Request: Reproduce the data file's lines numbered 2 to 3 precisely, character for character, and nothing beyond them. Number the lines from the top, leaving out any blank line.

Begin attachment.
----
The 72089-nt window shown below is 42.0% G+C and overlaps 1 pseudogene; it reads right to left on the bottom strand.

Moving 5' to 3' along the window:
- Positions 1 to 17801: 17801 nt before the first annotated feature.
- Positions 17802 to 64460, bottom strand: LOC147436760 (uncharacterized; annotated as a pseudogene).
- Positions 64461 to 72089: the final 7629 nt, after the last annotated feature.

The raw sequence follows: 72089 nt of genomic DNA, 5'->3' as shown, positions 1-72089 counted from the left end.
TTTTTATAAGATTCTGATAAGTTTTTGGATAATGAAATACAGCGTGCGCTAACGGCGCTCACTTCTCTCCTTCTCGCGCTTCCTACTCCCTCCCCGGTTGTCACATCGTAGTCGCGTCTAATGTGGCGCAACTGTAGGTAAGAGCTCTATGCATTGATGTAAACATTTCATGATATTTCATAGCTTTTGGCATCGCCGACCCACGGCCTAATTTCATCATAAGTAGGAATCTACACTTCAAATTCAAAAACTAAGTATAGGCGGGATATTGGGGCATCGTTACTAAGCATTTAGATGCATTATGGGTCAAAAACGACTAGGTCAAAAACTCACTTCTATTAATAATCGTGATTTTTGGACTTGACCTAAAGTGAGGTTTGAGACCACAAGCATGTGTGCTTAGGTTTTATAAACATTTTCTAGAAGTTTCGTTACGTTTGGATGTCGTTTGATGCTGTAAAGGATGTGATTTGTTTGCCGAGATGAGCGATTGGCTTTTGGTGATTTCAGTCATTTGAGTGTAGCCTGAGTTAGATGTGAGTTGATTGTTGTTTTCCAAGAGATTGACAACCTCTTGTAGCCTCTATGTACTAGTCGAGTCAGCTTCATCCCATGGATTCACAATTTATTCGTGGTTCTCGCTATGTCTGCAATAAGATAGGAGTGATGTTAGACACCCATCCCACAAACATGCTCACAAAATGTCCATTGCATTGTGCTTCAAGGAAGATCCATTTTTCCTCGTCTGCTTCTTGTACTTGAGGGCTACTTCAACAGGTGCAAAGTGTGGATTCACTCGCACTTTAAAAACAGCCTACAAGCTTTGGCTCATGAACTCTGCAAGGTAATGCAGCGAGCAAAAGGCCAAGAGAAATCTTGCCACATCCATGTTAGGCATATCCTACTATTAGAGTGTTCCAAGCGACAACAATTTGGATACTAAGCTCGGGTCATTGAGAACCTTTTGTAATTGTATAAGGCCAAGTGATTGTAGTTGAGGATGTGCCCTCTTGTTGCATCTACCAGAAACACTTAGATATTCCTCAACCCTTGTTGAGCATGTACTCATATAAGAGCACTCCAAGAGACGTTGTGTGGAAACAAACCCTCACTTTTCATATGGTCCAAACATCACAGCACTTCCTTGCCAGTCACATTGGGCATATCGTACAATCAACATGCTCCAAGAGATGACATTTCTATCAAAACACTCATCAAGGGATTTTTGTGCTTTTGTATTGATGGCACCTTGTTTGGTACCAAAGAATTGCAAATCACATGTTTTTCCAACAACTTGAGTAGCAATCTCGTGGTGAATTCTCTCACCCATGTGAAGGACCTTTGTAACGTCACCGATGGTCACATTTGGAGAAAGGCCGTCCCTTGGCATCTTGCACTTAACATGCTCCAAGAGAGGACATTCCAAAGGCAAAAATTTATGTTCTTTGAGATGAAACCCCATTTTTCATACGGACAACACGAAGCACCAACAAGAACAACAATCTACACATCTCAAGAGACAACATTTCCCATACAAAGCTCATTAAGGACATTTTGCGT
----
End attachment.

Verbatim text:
Moving 5' to 3' along the window:
- Positions 1 to 17801: 17801 nt before the first annotated feature.